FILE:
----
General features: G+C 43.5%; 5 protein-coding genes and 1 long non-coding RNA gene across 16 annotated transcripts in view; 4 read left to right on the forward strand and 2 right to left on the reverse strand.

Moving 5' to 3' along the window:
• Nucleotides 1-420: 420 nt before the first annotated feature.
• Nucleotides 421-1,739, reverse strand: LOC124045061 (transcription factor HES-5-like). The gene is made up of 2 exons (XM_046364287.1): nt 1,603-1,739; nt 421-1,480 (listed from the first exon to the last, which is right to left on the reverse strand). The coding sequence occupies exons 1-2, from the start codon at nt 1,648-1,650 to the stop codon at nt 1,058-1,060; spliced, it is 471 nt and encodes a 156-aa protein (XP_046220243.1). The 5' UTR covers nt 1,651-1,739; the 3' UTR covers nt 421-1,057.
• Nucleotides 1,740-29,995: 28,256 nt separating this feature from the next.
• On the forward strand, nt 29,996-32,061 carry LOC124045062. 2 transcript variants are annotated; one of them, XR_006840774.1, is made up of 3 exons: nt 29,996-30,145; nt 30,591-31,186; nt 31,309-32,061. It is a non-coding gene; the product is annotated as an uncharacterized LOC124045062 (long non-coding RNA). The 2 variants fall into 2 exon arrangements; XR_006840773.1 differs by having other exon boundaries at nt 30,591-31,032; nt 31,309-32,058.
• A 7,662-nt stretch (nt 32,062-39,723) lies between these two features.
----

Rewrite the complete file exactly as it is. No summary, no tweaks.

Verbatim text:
General features: G+C 43.5%; 5 protein-coding genes and 1 long non-coding RNA gene across 16 annotated transcripts in view; 4 read left to right on the forward strand and 2 right to left on the reverse strand.

Moving 5' to 3' along the window:
• Nucleotides 1-420: 420 nt before the first annotated feature.
• Nucleotides 421-1,739, reverse strand: LOC124045061 (transcription factor HES-5-like). The gene is made up of 2 exons (XM_046364287.1): nt 1,603-1,739; nt 421-1,480 (listed from the first exon to the last, which is right to left on the reverse strand). The coding sequence occupies exons 1-2, from the start codon at nt 1,648-1,650 to the stop codon at nt 1,058-1,060; spliced, it is 471 nt and encodes a 156-aa protein (XP_046220243.1). The 5' UTR covers nt 1,651-1,739; the 3' UTR covers nt 421-1,057.
• Nucleotides 1,740-29,995: 28,256 nt separating this feature from the next.
• On the forward strand, nt 29,996-32,061 carry LOC124045062. 2 transcript variants are annotated; one of them, XR_006840774.1, is made up of 3 exons: nt 29,996-30,145; nt 30,591-31,186; nt 31,309-32,061. It is a non-coding gene; the product is annotated as an uncharacterized LOC124045062 (long non-coding RNA). The 2 variants fall into 2 exon arrangements; XR_006840773.1 differs by having other exon boundaries at nt 30,591-31,032; nt 31,309-32,058.
• A 7,662-nt stretch (nt 32,062-39,723) lies between these two features.